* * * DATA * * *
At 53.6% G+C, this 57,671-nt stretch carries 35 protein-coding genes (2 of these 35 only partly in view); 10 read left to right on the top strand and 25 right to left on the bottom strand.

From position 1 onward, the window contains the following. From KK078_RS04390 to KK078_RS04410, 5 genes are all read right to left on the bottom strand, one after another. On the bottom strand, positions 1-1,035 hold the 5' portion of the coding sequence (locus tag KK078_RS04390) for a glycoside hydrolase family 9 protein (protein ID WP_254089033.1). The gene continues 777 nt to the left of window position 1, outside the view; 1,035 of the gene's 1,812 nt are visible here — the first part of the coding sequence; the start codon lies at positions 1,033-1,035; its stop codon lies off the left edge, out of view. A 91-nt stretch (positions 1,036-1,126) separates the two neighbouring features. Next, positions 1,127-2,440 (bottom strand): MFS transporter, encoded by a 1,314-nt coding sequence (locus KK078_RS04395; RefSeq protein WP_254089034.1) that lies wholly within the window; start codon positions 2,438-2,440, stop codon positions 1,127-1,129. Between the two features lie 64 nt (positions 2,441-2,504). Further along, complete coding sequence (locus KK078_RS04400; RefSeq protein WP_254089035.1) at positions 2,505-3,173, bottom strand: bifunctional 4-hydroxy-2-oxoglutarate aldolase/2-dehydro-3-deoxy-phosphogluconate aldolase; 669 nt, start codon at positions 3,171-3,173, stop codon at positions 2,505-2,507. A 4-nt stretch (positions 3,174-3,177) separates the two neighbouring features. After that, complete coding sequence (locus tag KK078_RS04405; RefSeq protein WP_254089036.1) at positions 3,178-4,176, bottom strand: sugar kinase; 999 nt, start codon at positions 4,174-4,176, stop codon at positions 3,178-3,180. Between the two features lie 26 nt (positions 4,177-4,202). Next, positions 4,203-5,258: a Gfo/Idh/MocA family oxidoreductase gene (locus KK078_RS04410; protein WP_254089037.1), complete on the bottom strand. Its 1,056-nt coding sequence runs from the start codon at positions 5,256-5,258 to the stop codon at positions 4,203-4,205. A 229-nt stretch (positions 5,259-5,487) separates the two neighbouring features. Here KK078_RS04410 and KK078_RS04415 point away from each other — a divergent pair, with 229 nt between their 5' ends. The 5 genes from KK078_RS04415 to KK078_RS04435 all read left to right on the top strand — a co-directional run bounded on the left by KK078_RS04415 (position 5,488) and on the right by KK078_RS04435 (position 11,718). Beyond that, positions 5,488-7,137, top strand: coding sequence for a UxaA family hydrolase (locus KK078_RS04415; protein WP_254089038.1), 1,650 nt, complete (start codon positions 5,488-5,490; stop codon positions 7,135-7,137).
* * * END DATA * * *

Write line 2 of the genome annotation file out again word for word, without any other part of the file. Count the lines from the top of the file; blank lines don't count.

From position 1 onward, the window contains the following. From KK078_RS04390 to KK078_RS04410, 5 genes are all read right to left on the bottom strand, one after another. On the bottom strand, positions 1-1,035 hold the 5' portion of the coding sequence (locus tag KK078_RS04390) for a glycoside hydrolase family 9 protein (protein ID WP_254089033.1). The gene continues 777 nt to the left of window position 1, outside the view; 1,035 of the gene's 1,812 nt are visible here — the first part of the coding sequence; the start codon lies at positions 1,033-1,035; its stop codon lies off the left edge, out of view. A 91-nt stretch (positions 1,036-1,126) separates the two neighbouring features. Next, positions 1,127-2,440 (bottom strand): MFS transporter, encoded by a 1,314-nt coding sequence (locus KK078_RS04395; RefSeq protein WP_254089034.1) that lies wholly within the window; start codon positions 2,438-2,440, stop codon positions 1,127-1,129. Between the two features lie 64 nt (positions 2,441-2,504). Further along, complete coding sequence (locus KK078_RS04400; RefSeq protein WP_254089035.1) at positions 2,505-3,173, bottom strand: bifunctional 4-hydroxy-2-oxoglutarate aldolase/2-dehydro-3-deoxy-phosphogluconate aldolase; 669 nt, start codon at positions 3,171-3,173, stop codon at positions 2,505-2,507. A 4-nt stretch (positions 3,174-3,177) separates the two neighbouring features. After that, complete coding sequence (locus tag KK078_RS04405; RefSeq protein WP_254089036.1) at positions 3,178-4,176, bottom strand: sugar kinase; 999 nt, start codon at positions 4,174-4,176, stop codon at positions 3,178-3,180. Between the two features lie 26 nt (positions 4,177-4,202). Next, positions 4,203-5,258: a Gfo/Idh/MocA family oxidoreductase gene (locus KK078_RS04410; protein WP_254089037.1), complete on the bottom strand. Its 1,056-nt coding sequence runs from the start codon at positions 5,256-5,258 to the stop codon at positions 4,203-4,205. A 229-nt stretch (positions 5,259-5,487) separates the two neighbouring features. Here KK078_RS04410 and KK078_RS04415 point away from each other — a divergent pair, with 229 nt between their 5' ends. The 5 genes from KK078_RS04415 to KK078_RS04435 all read left to right on the top strand — a co-directional run bounded on the left by KK078_RS04415 (position 5,488) and on the right by KK078_RS04435 (position 11,718). Beyond that, positions 5,488-7,137, top strand: coding sequence for a UxaA family hydrolase (locus KK078_RS04415; protein WP_254089038.1), 1,650 nt, complete (start codon positions 5,488-5,490; stop codon positions 7,135-7,137).